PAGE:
*(LG) Josh Andrews: 6' 3", 304 lbs., Sr.

*(C) Isaac Seumalo: 6' 3", 305 lbs., So.

*(RG) Grant Enger: 6' 6", 291 lbs., Sr.

(RT) Gavin Andrews: 6' 5", 325 lbs., So.

At the start of the season, this was an extremely promising unit. Injuries decimated the line in September, but it's nearly back to full strength. Starting right tackle Grant Enger tore his MCL, starting right guard Gavin Andrews missed time with mononucleosis, and backup right guard Roman Sapolu injured his foot. This forced center Isaac Seumalo to move over to right tackle while sophomore Josh Mitchell filled in at center. Redshirt freshman Grant Bays filled in at right guard. Further exacerbating the situation, several of the line's backups have been injured. Against Utah they were down to a mere two backups for the entire line, a walk-on and a true freshman (whose redshirt the coaches want to avoid burning). Enger and Andrews have been available to play since last weekend and should be able to play against Cal.

Fortunately for OSU, the left side of the line has remained healthy. The offensive line is anchored on the left side by Michael Philipp and Josh Andrews. Left tackle Philipp has more than 40 starts in his career and is living up to the promise of his freshman year, when he earned several freshman All-America honors. He struggled with injuries in 2010 and 2011, but bounced back last year and is enjoying a solid senior season. Andrews is a two year starter, but there is a slight chance he might not play Saturday due to a quad contusion.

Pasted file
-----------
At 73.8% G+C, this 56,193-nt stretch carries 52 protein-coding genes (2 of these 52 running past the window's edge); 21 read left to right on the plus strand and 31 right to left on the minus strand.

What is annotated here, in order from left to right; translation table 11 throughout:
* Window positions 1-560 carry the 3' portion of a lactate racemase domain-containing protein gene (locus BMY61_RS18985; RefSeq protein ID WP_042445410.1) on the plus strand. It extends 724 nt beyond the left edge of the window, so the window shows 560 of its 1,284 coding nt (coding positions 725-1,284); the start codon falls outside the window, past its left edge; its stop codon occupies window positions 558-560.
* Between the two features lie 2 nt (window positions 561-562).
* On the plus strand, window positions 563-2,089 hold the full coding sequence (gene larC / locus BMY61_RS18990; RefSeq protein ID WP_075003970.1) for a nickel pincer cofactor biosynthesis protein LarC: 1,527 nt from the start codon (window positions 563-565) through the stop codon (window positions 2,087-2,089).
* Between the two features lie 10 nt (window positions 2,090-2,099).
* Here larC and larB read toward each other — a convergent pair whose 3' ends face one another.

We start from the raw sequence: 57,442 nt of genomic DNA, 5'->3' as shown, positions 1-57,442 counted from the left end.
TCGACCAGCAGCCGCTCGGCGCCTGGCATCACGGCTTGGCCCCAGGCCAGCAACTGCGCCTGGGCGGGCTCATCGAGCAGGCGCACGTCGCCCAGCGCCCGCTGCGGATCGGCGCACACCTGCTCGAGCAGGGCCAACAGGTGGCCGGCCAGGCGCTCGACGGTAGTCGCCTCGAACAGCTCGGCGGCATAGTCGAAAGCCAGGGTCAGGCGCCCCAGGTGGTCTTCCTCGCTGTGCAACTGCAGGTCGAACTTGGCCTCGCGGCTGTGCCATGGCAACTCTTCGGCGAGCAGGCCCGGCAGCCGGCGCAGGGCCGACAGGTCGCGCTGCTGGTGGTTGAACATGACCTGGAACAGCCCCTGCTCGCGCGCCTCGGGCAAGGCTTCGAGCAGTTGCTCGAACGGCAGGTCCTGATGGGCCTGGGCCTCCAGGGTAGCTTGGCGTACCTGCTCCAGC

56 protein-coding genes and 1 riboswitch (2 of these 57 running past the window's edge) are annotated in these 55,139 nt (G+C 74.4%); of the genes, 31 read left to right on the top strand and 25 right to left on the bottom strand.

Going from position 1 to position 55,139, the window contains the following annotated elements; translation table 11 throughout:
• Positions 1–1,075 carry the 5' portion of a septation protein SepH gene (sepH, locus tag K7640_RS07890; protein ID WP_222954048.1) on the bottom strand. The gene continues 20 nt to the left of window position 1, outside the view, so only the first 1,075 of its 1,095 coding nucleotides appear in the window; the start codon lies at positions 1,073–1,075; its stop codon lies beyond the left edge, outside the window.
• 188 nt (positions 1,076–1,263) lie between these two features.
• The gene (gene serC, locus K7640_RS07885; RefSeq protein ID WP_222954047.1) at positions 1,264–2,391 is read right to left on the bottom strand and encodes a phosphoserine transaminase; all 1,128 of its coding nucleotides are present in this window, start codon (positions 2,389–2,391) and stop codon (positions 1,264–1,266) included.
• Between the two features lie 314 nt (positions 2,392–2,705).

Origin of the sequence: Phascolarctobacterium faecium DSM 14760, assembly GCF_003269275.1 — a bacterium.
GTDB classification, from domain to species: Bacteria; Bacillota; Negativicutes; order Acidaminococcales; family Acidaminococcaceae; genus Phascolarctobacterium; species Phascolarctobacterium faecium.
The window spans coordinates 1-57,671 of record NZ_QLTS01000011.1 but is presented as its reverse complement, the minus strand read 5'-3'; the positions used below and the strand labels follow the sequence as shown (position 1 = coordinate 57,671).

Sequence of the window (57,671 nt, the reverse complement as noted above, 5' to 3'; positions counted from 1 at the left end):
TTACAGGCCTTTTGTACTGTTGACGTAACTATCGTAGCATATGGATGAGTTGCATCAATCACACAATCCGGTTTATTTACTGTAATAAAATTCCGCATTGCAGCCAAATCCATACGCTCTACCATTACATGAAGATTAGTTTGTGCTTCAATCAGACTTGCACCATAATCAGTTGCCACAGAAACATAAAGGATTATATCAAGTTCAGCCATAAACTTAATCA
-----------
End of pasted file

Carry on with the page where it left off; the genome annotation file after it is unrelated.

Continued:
Projected starting center Isaac Seumalo won the starting job in his first day of a true freshman. Despite his youth and inexperience, he's on the watch list for the Rimington Award, awarded annually to the nation's top center. He is also a candidate for the Outland Award, given to the nation's best interior lineman.

The right side of the line was held down by 2012 All-Pac-12 honorable mention guard Grant Enger and tackle Gavin Andrews. Enger's injury was a huge loss for the Beavs. Fortunately for them, he should play on Saturday.

Despite the injury woes, the line's pass protection has improved substantially this year. They allow only 1.17 sacks per game, fewer than half as many as the 2.54 per game they surrendered last year. The number of tackles for loss per game is identical to last year's mark, however (6.17). Run blocking has not withstood the injuries...

A strength of the team last season, the running game has nearly disappeared this season. Run blocking has suffered due to the injuries. The lineman have struggled to get low and use leverage in their blocks. Instead, they have been blocking high and failing to finish their blocks. As a result, the running backs haven't had many running lanes. Until the injured players get back in playing shape, the running game should continue to struggle.


  • Pass protection has improved
  • Great line until injuries piled up


  • Injuries everywhere
  • Poor run blocking
  • Does the Oakland In n Out even have a delivery truck?

And now, the numbers.


Abandon hope all ye who read this section.

Individual Statistics (2013)


  • Sean Mannion: 2,511 yards, 67.1% completions, 8.7 yards per passing attempt, 25 TDs - 3 interceptions, 166.59 efficiency rating
I don't know which is more impressive, that Sean Mannion leads the nation with 418.5 yards per game or that he has an incredible 25-3 touchdown to interception ratio. Cal has faced several excellent quarterbacks this season and Mannion is easily #1 or #2.